Teaching series from Ephesians

Keys to Suffering Victoriously

Ephesians 3:1-13

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Paul’s letters are full of digressions.  In the middle of a thought—or sentence—he will go off in another direction, and then come back to his original thought.  (He does this for 5 chapters in 2Cor.2:14-7:4!).  He does it here in Eph. 3 as well.  In 3:1, he gets ready to pray for them (read).  But his reference to his imprisonment prompts him to digress until 3:14, when he begins at last to pray for them (read). 

Why did he digress? Because the mention of his imprisonment in 3:1 made him concerned that they would be discouraged by his sufferings.  So in 3:2-12, he explains why he is not discouraged by his sufferings, and then in 3:13 urges them not to be discouraged by his sufferings (read; “therefore”).

This means that in 3:2-12 we get a glimpse into how Paul endured horrible suffering victoriously.  (In Col.1:24, he says he rejoiced concerning his sufferings.  See also Rom.8:37.)  This has obvious application for you and me, since we will all suffer in this fallen world, and we will suffer more because of our commitment to Christ.  We will distill from this passage three keys to suffering victoriously:

God has revealed his plan for humanity            

God has given you a unique role in his plan

God will give you the resources to play your role

God has revealed his plan for humanity

If you want to suffer victoriously, you must understand God’s plan for humanity.  This may sound abstract and initially irrelevant, but you have to start here.  It is only when you know God’s macro-purpose for humanity that you can learn your role in his plan, and only then can your sufferings become truly meaningful.

Paul understood God’s macro-plan, and the specific stage of God’s plan he was in, because God revealed it to him.  Read 3:2-6,11.  What is he saying?  He is saying two things:

God’s plan centers around promises that he made to Israel, promises that ultimately are fulfilled in Jesus Christ (3:6).  When humanity revolted against God, God launched his rescue plan.  In Gen.12, he promised Abraham that through his descendants he would one day make the blessing of salvation available to every ethnic group in the world.  The whole Old Testament period is the period of promise.  The Old Testament prophets predicted the coming of God’s Messiah (King), a descendant of Abraham/Judah who would decisively defeat evil and re-establish God’s kingdom so that all nations would know the Lord (CHART).  To demonstrate that this was God’s plan and that it would be fulfilled, the prophets also made short-term predictions that were always fulfilled (e.g., Babylonian exile and return).

God revealed the “mystery” portion of this plan to Paul and other apostles and New Testament prophets (3:5).  This “mystery” was a portion of the fulfillment of God’s plan not clearly revealed in the Old Testament (CHART).  This “mystery” portion began with Jesus’ death and resurrection.  Instead of coming to reign, he came to die as the Lamb of God, the perfect Substitute whose death paid for humanity’s sins.  (The Old Testament prophets recorded predictions of Jesus’ death, but they didn’t understand them.)  The “mystery” portion continues with the formation and growth of a new chosen people.  During this stage of history, God’s chosen people are not physical descendants of Abraham who worship God at a physical Temple in Jerusalem—they are a growing multi-ethnic body of believers in Jesus who are God’s Temple all over the world (Matt.24:14)!  Paul knew God’s plan for humanity, he knew the stage of God’s plan he was in, and he was seeing God fulfilling his plan as the church grew numerically, geographically and ethnically.  This knowledge gave him confidence that God’s plan would ultimately be victorious—which helped him tremendously during his sufferings (Rom.8:18).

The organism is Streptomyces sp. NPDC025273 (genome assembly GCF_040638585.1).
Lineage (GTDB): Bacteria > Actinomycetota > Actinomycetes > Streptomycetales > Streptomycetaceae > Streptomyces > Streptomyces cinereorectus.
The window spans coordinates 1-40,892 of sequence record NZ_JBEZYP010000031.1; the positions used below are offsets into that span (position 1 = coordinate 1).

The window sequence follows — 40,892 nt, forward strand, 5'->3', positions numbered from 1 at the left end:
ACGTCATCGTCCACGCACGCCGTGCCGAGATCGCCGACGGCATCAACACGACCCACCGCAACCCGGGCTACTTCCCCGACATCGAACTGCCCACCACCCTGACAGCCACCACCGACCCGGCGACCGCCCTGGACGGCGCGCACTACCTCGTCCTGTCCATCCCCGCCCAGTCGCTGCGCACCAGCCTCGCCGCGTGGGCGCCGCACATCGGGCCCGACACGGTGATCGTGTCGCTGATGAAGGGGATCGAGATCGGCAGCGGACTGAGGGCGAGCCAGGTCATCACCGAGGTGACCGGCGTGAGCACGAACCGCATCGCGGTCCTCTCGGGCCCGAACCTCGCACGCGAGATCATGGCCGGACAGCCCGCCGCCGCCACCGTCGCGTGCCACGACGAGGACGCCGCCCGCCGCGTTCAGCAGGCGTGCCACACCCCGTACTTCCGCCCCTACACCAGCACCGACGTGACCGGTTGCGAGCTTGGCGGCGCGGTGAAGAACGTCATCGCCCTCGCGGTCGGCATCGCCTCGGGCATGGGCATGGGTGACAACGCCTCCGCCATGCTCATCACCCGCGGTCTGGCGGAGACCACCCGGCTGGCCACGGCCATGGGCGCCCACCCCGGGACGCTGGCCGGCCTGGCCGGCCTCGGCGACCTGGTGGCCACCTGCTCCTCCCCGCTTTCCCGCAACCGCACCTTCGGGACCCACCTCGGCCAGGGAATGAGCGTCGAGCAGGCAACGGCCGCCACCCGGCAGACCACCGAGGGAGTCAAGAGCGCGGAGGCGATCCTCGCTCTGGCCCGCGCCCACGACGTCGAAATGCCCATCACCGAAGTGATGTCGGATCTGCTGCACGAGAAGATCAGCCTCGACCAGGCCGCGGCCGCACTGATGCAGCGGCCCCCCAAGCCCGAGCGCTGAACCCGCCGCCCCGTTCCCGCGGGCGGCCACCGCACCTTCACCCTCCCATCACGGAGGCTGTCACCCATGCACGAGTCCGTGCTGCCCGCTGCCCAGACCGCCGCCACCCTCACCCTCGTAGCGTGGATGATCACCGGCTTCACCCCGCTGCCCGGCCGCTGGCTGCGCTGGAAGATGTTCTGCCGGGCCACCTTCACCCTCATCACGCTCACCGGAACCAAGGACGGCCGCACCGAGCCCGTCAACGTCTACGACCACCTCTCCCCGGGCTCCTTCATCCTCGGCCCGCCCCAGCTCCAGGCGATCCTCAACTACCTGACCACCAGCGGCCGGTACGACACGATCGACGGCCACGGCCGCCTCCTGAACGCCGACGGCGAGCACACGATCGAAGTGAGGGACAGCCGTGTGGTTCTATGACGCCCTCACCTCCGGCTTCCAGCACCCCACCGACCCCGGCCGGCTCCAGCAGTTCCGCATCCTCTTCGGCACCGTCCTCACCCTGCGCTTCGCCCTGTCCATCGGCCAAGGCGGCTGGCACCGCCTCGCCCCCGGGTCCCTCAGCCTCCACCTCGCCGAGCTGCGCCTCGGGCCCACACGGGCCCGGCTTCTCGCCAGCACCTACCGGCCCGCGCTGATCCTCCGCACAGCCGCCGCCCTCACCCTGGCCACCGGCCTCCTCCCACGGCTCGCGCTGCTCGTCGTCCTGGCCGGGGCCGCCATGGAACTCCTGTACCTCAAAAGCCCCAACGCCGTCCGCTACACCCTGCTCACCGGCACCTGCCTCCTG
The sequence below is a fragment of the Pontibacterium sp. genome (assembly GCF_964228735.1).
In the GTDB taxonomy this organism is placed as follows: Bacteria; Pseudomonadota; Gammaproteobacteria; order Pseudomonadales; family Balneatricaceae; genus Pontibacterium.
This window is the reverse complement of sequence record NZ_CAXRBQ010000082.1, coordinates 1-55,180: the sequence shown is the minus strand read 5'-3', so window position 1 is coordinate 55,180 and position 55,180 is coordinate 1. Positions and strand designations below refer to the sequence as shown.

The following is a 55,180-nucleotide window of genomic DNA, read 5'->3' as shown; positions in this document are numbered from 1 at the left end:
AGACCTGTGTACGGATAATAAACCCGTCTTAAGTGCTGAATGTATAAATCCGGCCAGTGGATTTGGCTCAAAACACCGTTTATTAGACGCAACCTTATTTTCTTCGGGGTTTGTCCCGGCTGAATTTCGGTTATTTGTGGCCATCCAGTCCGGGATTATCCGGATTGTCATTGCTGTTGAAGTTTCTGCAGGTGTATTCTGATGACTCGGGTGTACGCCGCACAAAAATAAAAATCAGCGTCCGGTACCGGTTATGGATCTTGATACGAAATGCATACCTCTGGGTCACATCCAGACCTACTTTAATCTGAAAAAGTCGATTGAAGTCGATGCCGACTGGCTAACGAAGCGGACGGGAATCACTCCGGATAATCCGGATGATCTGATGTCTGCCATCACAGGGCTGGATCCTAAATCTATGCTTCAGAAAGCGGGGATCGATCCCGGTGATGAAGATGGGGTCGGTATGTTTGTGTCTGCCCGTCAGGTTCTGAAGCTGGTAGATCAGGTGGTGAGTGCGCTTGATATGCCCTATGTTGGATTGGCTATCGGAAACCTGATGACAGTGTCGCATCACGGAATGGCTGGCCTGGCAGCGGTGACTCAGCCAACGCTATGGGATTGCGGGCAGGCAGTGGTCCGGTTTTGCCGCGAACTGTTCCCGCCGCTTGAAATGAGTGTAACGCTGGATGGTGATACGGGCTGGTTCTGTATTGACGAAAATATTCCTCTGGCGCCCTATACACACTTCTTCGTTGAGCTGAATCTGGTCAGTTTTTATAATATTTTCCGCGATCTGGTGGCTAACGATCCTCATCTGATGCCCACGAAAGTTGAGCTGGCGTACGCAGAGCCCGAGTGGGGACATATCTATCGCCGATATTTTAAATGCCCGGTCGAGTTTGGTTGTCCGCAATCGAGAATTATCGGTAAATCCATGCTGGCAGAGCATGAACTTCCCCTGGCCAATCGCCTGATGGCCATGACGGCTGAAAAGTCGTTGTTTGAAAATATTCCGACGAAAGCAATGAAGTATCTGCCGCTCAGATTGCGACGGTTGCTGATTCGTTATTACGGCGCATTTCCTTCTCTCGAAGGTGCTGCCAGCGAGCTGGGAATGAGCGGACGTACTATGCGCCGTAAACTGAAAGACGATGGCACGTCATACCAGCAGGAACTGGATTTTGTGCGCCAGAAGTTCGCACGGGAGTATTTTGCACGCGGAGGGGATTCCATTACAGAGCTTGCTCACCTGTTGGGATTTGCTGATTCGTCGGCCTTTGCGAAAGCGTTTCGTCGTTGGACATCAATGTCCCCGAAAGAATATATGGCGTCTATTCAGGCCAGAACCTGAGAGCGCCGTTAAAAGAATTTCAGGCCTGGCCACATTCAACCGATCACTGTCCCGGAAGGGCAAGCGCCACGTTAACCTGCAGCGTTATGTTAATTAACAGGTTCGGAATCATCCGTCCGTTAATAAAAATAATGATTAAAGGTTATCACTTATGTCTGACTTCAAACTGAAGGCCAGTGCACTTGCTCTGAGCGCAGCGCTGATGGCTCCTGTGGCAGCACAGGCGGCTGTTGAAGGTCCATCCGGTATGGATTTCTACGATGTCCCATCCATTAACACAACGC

You and I have access to this same understanding of God’s plan—it has been given to us through the New Testament.  We can look back in history and see that God has fulfilled his promise to have his Son die for our sins and be resurrected to prove he paid.  We can look back in history and see that God has been building his church—now established in every political nation and exploding in the non-white, non-western world (CHINA, KOREA, INDIA, AFRICA EXPANSION STATISTICS).  History is headed to the fulfillment of God’s plan, just as Jesus predicted.  This knowledge gives you stability and hope in the midst of your sufferings

How can you learn about and stay focused on this “big picture?”  You can learn it by taking the “Intro to the Bible” class, and you can stay focused on it by following a daily, whole-Bible reading plan.  This is not as stimulating as “American Idol”—but it is profoundly strengthening!

God has given you a unique role in his plan

Paul endured suffering victoriously because he not only understood God’s plan, but also because he knew God had given him a unique role in his plan (read 3:7-10).

Paul deserved God’s condemnation because he was religious bigot who persecuted and killed Jesus’ followers (because they told Gentiles about Jesus).  Yet Jesus not only showed him mercy (not giving him the condemnation he deserved)—he also showed him grace (giving him a privilege he did not deserve).  Specifically, Jesus gave him the privilege of leading the way in telling Gentiles about Jesus’ love for them (3:8).  As this multi-ethnic church grew, all people (Jews, Greeks, Romans) were getting a glimpse into God’s plan—and many of them were joining it (3:9).  And even the angels (fallen and unfallen?) are learning about God’s “manifold” wisdom as they see Jesus’ “multi-ethnic” church grow (3:10).